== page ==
European Naturists and Nudism In Norway
European Naturism from a Nordic Perspective
Nudism In Norway
Nudism In Norway - Last summer, my family was at a beach vacationing together with another family that we have known for years. Shortly after we arrived at the beach, the father of the other family stripped his youngest child – who was maybe three years old at the time – naked and sent the kid to play at the edge of the water. Almost as an afterthought he turned to me, with a look of concern on his face, and said “You know it’s OK that he’s naked, right?”
Now, a little context – this beach was not in the United States, but in Norway. It’s customary in Norway, and throughout Scandinavia for that matter, for young children to play naked at beaches up until the age of about seven or eight.
That the father asked me if I knew it was OK struck me as odd at the time, but in retrospect makes perfect sense. Despite the fact that he and I are both Norwegian, and we were in Norway, he still felt the need to check with me to make sure I didn’t think he was abusing his child in some way. But because he and I both live in the U.S., and have spent a significant portion of our lives here, we are keenly aware that the sight of naked child in public immediately conjures images of child pornography rings and psychotic sex offenders.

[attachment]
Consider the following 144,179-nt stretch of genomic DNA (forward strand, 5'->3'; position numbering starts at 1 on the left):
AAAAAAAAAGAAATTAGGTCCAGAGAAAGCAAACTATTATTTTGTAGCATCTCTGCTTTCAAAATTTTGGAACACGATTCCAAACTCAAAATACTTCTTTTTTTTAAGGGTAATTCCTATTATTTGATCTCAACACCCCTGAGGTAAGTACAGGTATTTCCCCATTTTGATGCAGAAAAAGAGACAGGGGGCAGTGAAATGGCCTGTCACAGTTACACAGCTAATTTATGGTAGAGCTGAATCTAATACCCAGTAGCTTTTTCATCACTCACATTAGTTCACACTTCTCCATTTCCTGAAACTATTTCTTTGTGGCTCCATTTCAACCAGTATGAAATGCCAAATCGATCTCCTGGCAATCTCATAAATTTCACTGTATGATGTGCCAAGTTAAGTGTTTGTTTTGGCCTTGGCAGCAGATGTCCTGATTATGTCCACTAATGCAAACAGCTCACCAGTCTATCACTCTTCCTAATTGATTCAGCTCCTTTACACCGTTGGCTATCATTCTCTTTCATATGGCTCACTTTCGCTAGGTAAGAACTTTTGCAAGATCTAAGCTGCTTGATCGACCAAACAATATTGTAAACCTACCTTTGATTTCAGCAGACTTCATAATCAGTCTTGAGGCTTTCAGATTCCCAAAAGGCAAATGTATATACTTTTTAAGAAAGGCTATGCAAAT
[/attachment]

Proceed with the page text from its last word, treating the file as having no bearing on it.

The American view of nudity as sexual at best, and criminal at worst, is the single largest problem the nudist community faces. We often wish that everyone in America had the same attitude as residents of more liberal nations. But why are those countries like that in the first place? It’s often joked that many Americans can’t even locate North America on a map – let alone countries elsewhere. So we don’t expect many people to know what makes other nations tick socially.
For me, I can only speak for nudism in Norway, which is my country of origin. But many of the countries of Europe and elsewhere share certain social traits are very different from America – and that make the public’s view of nudity much more forgiving. They include: